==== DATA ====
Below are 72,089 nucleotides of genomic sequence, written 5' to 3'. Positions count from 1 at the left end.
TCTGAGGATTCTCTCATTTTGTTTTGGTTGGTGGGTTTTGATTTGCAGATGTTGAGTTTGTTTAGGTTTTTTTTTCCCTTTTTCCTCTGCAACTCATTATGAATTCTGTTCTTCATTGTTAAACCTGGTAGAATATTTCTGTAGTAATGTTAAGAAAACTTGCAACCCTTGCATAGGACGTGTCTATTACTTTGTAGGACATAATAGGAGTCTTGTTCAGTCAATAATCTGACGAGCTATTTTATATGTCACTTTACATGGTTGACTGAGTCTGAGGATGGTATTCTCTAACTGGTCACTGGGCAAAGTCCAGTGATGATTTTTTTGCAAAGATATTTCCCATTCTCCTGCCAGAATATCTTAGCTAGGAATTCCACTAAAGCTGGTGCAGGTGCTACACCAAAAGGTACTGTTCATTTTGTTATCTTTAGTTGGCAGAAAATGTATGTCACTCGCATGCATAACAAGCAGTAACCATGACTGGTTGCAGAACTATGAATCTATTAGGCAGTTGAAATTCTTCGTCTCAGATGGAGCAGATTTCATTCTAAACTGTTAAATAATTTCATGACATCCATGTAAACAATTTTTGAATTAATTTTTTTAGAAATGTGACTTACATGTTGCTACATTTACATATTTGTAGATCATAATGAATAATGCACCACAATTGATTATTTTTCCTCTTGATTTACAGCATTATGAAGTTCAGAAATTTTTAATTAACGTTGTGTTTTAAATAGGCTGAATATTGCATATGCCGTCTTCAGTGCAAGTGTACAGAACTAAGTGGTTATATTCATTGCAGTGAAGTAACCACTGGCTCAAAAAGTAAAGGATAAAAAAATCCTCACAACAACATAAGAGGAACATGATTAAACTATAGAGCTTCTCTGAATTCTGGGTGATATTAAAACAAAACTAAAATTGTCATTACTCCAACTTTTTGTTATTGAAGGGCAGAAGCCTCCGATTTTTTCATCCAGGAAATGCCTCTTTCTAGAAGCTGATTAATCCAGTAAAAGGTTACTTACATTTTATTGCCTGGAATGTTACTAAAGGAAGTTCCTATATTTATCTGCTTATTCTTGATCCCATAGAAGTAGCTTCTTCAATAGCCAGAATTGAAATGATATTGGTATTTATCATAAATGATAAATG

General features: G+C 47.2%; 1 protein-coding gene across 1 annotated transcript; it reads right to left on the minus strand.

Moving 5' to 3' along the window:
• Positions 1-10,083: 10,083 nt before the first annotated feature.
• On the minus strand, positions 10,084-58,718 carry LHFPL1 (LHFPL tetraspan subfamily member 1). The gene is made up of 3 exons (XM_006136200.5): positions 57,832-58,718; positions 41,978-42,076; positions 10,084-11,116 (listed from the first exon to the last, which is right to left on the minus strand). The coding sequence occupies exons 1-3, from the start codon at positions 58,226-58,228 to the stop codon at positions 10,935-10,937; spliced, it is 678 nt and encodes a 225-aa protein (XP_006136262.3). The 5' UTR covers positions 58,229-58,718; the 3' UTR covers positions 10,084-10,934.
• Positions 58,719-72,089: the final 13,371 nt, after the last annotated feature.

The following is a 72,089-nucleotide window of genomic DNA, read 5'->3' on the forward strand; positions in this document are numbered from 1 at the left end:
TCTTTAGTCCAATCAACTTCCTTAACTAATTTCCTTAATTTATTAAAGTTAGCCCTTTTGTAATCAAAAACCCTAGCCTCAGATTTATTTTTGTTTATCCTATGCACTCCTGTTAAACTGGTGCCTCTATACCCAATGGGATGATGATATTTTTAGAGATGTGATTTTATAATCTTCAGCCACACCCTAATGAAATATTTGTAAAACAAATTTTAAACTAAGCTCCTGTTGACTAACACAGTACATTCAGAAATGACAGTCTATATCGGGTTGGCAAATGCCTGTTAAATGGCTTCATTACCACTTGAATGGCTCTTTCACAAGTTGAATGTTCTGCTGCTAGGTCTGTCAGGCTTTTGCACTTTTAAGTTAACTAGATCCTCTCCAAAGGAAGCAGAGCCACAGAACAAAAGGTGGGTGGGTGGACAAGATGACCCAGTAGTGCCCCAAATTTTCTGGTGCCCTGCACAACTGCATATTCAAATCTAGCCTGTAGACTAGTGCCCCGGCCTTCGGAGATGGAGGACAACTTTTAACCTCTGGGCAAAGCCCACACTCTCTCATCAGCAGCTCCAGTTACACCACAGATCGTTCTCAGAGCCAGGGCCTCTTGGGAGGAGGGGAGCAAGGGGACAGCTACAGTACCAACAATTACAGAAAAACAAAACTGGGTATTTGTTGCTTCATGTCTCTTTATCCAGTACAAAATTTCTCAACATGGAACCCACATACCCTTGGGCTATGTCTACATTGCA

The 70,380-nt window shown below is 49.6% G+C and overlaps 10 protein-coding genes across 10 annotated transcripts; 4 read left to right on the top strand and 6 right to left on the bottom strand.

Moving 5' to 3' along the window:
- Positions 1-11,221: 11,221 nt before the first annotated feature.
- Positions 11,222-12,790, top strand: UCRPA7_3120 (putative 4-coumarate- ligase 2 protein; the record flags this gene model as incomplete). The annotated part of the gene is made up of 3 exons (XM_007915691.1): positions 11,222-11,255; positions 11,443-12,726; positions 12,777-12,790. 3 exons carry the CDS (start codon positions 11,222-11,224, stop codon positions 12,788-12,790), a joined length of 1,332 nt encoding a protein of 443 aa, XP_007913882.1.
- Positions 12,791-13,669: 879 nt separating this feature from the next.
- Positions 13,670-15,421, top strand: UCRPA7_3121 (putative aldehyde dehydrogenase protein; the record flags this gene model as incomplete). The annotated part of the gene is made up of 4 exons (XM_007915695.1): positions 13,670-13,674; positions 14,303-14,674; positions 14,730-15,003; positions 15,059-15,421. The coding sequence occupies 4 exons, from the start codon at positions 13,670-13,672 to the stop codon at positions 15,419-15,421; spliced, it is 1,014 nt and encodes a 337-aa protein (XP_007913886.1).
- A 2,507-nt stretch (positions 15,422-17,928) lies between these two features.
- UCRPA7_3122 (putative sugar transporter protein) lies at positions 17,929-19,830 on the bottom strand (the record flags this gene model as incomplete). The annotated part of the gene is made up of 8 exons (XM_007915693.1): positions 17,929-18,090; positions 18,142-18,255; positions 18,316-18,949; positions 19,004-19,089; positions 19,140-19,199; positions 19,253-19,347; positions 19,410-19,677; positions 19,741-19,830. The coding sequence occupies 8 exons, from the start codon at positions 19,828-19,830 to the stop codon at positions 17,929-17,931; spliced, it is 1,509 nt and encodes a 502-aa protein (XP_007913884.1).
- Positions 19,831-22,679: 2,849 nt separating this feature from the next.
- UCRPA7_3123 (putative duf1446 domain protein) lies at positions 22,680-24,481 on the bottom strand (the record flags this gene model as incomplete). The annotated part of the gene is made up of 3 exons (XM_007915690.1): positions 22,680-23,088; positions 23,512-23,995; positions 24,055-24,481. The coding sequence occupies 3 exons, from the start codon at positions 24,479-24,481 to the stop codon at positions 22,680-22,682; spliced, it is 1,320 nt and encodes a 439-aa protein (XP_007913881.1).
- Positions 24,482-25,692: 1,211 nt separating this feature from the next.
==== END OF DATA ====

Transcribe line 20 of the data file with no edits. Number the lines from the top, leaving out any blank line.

- Positions 24,482-25,692: 1,211 nt separating this feature from the next.